The American sculptor Augustus Saint-Gaudens (1848-1907), with assistance from the architect Stanford White (1853 -1906), created the large Standing Lincoln public monument in Lincoln Park, Chicago, Illinois between 1884 and 1887.* The public and critical response to the monument was effusive. In November 1887, Mrs. Mariana Griswold Van Rensselaer wrote a stellar review of the work in The Century Magazine. Then in her 1893 book Art Out-of-Doors, Mrs. Van Rensselaer continued her praise.
“Those who have seen the Chicago Lincoln know how vastly the effect of the figure is increased by the bold yet quiet and dignified character of the substructure, excellently adapted not only to the figure itself but to the chosen site. . . .”**
By the end of the 1890s and until the unveiling of the Lincoln Monument on the Mall in Washington, DC in 1922, the Standing Lincoln had so completely become an American icon that a variety of American illustrators used it or referred to it in their own work created both for the specific Chicago market and some for the national market.
One of the earliest illustrations that references this Lincoln was the editorial cartoon seen above by Frederick Richardson. A Chicago native who was trained at the St. Louis Art School, Richardson was a newspaper artist for the Chicago Daily News and was also an instructor at the School of the Art Institute of Chicago. His reference to the Lincoln Park monument is easily seen in the title of the two line quip under the image that juxtaposes the English version of a Latin proverb, ‘art is long and life is short,’ to a stock market speculator’s version that ‘lard is long and I am short.’ What I find most intriguing about Richardson’s image for this piece is that he visually restricts the reference to the monument to almost completely picturing the stair approach to the raised platform that holds the standing figure on his pedestal and the exedra seat that surrounds the platform while showing the figure only from its knees to its waist standing before the great classical-style klismos chair. The implication of this abbreviated image is that Chicagoans will recognize the monument site from what is shown, and if they need prompting, the title of the quip, Lincoln Park, will provide sufficient information.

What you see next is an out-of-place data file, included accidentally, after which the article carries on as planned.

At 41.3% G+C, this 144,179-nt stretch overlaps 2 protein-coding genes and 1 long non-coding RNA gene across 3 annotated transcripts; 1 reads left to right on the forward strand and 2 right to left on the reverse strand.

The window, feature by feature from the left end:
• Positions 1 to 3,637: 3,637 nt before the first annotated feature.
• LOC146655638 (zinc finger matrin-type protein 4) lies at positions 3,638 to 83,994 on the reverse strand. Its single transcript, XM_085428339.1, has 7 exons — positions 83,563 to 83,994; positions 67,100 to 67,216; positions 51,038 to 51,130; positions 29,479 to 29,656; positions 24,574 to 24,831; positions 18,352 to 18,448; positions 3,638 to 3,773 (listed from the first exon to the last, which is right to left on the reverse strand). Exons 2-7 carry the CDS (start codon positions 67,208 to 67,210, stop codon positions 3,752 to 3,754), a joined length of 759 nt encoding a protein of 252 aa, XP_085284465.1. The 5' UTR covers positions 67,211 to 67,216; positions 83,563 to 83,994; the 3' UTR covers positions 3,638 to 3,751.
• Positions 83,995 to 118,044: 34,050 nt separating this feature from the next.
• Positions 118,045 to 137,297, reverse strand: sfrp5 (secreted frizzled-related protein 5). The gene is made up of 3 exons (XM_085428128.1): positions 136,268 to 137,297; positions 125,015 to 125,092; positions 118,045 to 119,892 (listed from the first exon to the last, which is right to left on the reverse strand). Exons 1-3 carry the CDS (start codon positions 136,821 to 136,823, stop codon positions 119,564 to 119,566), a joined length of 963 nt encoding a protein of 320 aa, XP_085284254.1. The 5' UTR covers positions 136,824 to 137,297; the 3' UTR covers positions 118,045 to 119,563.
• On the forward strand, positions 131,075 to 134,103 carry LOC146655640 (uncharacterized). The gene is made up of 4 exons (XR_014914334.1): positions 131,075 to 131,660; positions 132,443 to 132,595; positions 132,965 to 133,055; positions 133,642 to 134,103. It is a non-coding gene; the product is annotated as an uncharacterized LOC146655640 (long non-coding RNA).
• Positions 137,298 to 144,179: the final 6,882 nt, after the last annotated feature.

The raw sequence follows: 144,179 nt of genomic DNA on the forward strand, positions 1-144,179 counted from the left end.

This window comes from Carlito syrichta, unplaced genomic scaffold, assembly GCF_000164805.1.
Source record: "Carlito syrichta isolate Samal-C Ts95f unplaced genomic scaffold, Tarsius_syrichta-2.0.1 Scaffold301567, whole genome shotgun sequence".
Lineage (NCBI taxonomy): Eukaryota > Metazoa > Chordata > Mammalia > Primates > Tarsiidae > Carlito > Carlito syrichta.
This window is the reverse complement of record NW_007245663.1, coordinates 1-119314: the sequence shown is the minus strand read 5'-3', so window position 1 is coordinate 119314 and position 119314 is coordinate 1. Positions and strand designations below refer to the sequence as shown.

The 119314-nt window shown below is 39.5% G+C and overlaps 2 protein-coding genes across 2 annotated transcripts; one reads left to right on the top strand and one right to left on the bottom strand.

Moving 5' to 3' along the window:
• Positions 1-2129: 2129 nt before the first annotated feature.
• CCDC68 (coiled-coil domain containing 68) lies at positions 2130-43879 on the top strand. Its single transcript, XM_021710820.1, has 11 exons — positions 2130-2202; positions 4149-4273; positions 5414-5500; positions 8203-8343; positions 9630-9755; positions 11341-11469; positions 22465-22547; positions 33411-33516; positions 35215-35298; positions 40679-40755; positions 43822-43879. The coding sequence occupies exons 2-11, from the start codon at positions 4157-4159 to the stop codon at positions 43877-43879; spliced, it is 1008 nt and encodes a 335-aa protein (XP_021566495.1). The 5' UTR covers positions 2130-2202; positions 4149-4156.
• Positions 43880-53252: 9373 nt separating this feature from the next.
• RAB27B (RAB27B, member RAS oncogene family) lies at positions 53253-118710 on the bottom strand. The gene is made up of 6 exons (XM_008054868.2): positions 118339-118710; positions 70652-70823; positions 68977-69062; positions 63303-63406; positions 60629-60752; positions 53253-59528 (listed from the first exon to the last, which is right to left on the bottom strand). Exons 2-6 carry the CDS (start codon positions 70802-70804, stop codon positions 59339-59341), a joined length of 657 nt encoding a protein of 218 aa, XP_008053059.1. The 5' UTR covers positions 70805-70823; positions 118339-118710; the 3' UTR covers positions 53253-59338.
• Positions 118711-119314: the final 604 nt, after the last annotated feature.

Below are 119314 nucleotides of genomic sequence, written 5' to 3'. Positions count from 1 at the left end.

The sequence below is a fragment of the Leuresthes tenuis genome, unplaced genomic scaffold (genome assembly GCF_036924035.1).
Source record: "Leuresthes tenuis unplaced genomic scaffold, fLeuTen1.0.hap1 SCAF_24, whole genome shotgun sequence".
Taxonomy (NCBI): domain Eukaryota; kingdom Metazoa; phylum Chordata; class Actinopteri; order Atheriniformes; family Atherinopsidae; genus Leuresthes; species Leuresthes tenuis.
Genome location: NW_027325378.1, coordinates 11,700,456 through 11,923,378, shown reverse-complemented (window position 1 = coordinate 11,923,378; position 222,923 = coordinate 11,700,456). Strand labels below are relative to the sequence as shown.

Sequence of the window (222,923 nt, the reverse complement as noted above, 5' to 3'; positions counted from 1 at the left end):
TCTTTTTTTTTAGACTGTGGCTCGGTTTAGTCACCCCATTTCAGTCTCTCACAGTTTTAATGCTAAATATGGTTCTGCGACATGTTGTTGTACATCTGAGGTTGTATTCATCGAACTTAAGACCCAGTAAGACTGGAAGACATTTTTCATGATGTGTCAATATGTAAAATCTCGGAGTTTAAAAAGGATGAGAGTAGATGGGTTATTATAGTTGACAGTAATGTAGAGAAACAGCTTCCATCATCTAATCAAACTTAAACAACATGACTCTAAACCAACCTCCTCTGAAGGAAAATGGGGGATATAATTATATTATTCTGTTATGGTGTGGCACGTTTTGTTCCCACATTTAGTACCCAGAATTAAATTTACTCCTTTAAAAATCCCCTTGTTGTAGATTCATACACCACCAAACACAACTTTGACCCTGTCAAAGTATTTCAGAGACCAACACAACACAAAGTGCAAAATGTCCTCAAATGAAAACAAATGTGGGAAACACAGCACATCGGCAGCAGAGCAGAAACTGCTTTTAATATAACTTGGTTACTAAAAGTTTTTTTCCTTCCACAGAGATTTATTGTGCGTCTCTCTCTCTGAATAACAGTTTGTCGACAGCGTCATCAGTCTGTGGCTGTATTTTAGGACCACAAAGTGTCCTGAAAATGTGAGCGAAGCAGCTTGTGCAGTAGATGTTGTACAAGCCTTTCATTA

Miles W. Sater (early 20th century); Postcard, Lincoln Monument in Lincoln Park, c1920; Illustration for Art-Lover’s Chicago, Volland Views, P. F. Volland & Co., Chicago,U. S. A.; See, http://chuckmancollectionvolume15.blogspot.com/2009/08/postcard-chicago-volland-sater-series.html
As you can see in the above postcard’s watercolor image, the monument’s environment is clearly understood as part of the whole. So much so that as when Richardson used it to identify the location, it was recognizable to the Chicago public but also likely to a larger national audience. In 1913, the Chicago Record-Herald reported that in a national contest this Lincoln monument was voted “the greatest work of sculpture inAmerica.”***
J. C. Leyendecker (1874-1951); Inauguration of Wm. Howard Taft, 1909; Cover for The Saturday Evening Post (March 6, 1909)